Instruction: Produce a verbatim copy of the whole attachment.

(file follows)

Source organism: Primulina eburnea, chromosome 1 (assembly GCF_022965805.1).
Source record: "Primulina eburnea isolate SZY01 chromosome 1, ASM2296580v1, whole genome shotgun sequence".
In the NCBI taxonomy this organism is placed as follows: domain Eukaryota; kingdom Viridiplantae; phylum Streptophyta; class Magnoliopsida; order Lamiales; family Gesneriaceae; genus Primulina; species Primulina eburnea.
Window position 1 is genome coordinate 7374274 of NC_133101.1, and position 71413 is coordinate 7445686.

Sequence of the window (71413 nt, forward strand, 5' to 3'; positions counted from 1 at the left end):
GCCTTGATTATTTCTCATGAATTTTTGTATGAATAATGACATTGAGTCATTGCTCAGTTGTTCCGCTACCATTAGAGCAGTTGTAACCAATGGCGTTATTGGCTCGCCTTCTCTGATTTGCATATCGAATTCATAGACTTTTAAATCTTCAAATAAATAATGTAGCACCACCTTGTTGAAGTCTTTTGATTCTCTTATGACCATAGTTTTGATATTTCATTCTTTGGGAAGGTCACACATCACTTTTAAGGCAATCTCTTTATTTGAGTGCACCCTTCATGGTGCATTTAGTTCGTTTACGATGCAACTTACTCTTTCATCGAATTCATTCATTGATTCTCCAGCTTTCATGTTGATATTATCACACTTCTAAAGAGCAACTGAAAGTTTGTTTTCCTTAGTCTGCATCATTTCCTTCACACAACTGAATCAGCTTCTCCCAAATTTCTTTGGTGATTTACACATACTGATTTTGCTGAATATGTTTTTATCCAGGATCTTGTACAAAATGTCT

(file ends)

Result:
Source organism: Primulina eburnea, chromosome 1 (assembly GCF_022965805.1).
Source record: "Primulina eburnea isolate SZY01 chromosome 1, ASM2296580v1, whole genome shotgun sequence".
In the NCBI taxonomy this organism is placed as follows: domain Eukaryota; kingdom Viridiplantae; phylum Streptophyta; class Magnoliopsida; order Lamiales; family Gesneriaceae; genus Primulina; species Primulina eburnea.
Window position 1 is genome coordinate 7374274 of NC_133101.1, and position 71413 is coordinate 7445686.

Sequence of the window (71413 nt, forward strand, 5' to 3'; positions counted from 1 at the left end):
GCCTTGATTATTTCTCATGAATTTTTGTATGAATAATGACATTGAGTCATTGCTCAGTTGTTCCGCTACCATTAGAGCAGTTGTAACCAATGGCGTTATTGGCTCGCCTTCTCTGATTTGCATATCGAATTCATAGACTTTTAAATCTTCAAATAAATAATGTAGCACCACCTTGTTGAAGTCTTTTGATTCTCTTATGACCATAGTTTTGATATTTCATTCTTTGGGAAGGTCACACATCACTTTTAAGGCAATCTCTTTATTTGAGTGCACCCTTCATGGTGCATTTAGTTCGTTTACGATGCAACTTACTCTTTCATCGAATTCATTCATTGATTCTCCAGCTTTCATGTTGATATTATCACACTTCTAAAGAGCAACTGAAAGTTTGTTTTCCTTAGTCTGCATCATTTCCTTCACACAACTGAATCAGCTTCTCCCAAATTTCTTTGGTGATTTACACATACTGATTTTGCTGAATATGTTTTTATCCAGGATCTTGTACAAAATGTCT